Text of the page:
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WWII Air Warfare: The Allied Strategic Bombing & Fighter Strategy

WWII

WWII Air Warfare: The Allied Strategic Bombing & Fighter Strategy

The Allied air warfare strategic bombing and fighter strategy did not come up with a winning formula in Europe for a long time.

The Allies and their air warfare strategic bombing and fighter strategy did not come up with a winning formula in Europe for a long time.

by Eric Hammel

Even now, it is not clear what the original architects of the Allied air warfare strategic bombing and fighter strategy against Germany really thought they might accomplish. The so-called “strategic” aerial offensive that was launched from bases in England in mid-1942 was, at the time, something new and untried, something theoretical. Was it to be aimed at terrorizing German civilians—a shock tactic the Germans had invented—or was it to be aimed at bringing German industry inexorably to its knees? Moral posturing aside, no one really knew what the end results of a successful strategic-bombing campaign might be; no one had ever thought through the goals of a sustained strategic-bombing offensive.
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As events unfolded, the early architects of the strategic-bombing offensive against Germany found themselves being drawn into a kind of warfare none had ever actually anticipated. Over time, due to the way the bombing offensive played out in the air over Occupied Europe, the actual focus of the campaign became the destruction of the German fighter force. At first, through most of 1943, the idea was to destroy German fighters that were arrayed along the bomber routes—simply an end result of defending the bombers.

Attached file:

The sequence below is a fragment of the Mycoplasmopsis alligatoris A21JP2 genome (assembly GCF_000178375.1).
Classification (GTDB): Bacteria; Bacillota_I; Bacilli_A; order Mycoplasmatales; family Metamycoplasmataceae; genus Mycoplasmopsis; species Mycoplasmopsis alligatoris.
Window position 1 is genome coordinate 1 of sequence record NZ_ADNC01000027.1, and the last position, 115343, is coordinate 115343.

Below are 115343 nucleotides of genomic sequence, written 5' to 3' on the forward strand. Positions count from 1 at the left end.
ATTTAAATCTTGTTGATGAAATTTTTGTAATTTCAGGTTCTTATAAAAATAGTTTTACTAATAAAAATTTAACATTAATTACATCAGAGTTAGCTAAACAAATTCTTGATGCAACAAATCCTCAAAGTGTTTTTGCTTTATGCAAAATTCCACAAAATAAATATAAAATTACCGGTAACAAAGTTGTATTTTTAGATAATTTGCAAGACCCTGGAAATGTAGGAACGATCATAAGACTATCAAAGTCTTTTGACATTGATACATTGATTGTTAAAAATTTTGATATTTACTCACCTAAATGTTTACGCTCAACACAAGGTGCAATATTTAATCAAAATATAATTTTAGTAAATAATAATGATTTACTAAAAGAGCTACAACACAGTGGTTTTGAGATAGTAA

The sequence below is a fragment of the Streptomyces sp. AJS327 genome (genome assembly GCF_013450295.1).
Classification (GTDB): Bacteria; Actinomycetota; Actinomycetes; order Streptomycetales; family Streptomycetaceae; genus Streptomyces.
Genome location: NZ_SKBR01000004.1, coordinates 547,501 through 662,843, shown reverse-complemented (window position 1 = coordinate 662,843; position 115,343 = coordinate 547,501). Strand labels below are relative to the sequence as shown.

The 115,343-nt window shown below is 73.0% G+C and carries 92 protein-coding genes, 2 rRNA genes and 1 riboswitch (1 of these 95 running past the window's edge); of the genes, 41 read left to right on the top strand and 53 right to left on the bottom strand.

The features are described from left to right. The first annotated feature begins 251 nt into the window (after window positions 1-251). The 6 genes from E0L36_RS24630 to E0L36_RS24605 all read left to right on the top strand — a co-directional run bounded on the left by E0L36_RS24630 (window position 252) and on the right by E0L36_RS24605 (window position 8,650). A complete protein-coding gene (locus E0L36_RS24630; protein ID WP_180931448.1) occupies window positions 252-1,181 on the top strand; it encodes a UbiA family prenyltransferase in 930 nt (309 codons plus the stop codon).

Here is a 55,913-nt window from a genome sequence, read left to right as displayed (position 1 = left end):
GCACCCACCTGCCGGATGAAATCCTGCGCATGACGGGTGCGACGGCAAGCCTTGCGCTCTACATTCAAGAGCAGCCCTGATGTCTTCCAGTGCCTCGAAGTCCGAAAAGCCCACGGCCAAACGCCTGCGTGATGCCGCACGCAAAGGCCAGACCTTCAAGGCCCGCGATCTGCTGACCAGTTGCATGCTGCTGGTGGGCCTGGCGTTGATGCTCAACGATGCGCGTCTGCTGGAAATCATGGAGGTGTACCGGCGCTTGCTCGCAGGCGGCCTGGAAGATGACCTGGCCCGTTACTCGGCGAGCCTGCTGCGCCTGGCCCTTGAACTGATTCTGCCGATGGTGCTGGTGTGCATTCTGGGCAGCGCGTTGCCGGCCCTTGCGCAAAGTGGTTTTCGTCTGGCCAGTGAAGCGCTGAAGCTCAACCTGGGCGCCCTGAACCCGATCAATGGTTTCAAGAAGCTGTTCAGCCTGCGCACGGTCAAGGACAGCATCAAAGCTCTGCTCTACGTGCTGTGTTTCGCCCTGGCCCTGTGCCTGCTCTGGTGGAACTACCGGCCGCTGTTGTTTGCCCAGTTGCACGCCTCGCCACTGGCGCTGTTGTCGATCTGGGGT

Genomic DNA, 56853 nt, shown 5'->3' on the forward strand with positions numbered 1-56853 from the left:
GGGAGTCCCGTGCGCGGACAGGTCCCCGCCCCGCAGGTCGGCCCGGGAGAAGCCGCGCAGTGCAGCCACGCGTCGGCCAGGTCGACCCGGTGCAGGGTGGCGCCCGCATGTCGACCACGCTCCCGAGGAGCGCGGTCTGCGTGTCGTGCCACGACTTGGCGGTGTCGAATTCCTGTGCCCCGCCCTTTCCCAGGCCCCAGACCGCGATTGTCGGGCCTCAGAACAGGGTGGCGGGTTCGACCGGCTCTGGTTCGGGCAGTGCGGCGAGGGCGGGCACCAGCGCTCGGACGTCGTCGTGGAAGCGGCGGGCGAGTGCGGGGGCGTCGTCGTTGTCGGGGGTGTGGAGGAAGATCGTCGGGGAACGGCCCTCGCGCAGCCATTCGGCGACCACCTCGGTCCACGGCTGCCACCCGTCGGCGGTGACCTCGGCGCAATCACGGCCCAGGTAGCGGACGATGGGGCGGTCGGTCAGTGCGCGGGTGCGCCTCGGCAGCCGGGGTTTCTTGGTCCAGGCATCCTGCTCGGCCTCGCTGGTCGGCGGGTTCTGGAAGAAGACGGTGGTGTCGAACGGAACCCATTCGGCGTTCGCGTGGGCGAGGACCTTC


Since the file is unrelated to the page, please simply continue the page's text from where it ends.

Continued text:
The Emergence of “Operation Pointblank”

But the bombing targets themselves quickly became the components of the German aircraft industry—airframe and air-engine factories, fighter assembly plants, ball-bearings works, and so forth. Although the strategic planners had not originally foreseen a program anything like this, Operation Pointblank evolved into a brilliant and elegant double-sided strategy.

By attacking the heart of the German aircraft industry, the strategic-bombing offensive killed German fighters two ways: First, and obviously, it killed German fighters while they were being built. But of greater importance was the way it made the Germans concentrate more and more of their raw materials, skilled workmen, and industrial capacity in order to make good the losses inflicted by the bombs. This shift in German industrial priorities had far-reaching effects. It kept vital and limited supplies from other programs—building tanks, for example, or developing more-effective new fighters.

Bombers Became Unintended but Welcome Attritional Traps